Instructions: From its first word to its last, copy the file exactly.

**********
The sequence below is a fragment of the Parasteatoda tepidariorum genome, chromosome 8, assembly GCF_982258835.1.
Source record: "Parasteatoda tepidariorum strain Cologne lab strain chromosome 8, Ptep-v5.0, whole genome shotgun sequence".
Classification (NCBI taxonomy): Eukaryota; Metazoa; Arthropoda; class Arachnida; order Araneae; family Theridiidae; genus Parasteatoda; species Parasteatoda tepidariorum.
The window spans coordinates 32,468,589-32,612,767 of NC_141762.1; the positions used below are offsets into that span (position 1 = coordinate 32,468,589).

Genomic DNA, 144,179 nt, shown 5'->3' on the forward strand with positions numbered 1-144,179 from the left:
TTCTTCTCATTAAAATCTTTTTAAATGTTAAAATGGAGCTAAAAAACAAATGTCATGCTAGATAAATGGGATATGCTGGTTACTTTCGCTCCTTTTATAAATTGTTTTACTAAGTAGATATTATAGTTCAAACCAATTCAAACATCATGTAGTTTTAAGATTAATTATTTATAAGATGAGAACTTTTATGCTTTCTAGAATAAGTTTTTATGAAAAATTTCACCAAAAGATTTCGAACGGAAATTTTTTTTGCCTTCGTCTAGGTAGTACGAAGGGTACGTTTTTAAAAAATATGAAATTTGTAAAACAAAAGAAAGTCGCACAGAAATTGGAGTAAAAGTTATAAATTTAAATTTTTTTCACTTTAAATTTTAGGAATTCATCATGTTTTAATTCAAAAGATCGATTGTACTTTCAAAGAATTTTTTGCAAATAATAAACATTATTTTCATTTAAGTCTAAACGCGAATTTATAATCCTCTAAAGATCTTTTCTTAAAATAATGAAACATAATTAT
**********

The sequence below is a fragment of the Parasteatoda tepidariorum genome, chromosome 8, assembly GCF_982258835.1.
Source record: "Parasteatoda tepidariorum strain Cologne lab strain chromosome 8, Ptep-v5.0, whole genome shotgun sequence".
Classification (NCBI taxonomy): Eukaryota; Metazoa; Arthropoda; class Arachnida; order Araneae; family Theridiidae; genus Parasteatoda; species Parasteatoda tepidariorum.
The window spans coordinates 32,468,589-32,612,767 of NC_141762.1; the positions used below are offsets into that span (position 1 = coordinate 32,468,589).

Genomic DNA, 144,179 nt, shown 5'->3' on the forward strand with positions numbered 1-144,179 from the left:
TTCTTCTCATTAAAATCTTTTTAAATGTTAAAATGGAGCTAAAAAACAAATGTCATGCTAGATAAATGGGATATGCTGGTTACTTTCGCTCCTTTTATAAATTGTTTTACTAAGTAGATATTATAGTTCAAACCAATTCAAACATCATGTAGTTTTAAGATTAATTATTTATAAGATGAGAACTTTTATGCTTTCTAGAATAAGTTTTTATGAAAAATTTCACCAAAAGATTTCGAACGGAAATTTTTTTTGCCTTCGTCTAGGTAGTACGAAGGGTACGTTTTTAAAAAATATGAAATTTGTAAAACAAAAGAAAGTCGCACAGAAATTGGAGTAAAAGTTATAAATTTAAATTTTTTTCACTTTAAATTTTAGGAATTCATCATGTTTTAATTCAAAAGATCGATTGTACTTTCAAAGAATTTTTTGCAAATAATAAACATTATTTTCATTTAAGTCTAAACGCGAATTTATAATCCTCTAAAGATCTTTTCTTAAAATAATGAAACATAATTAT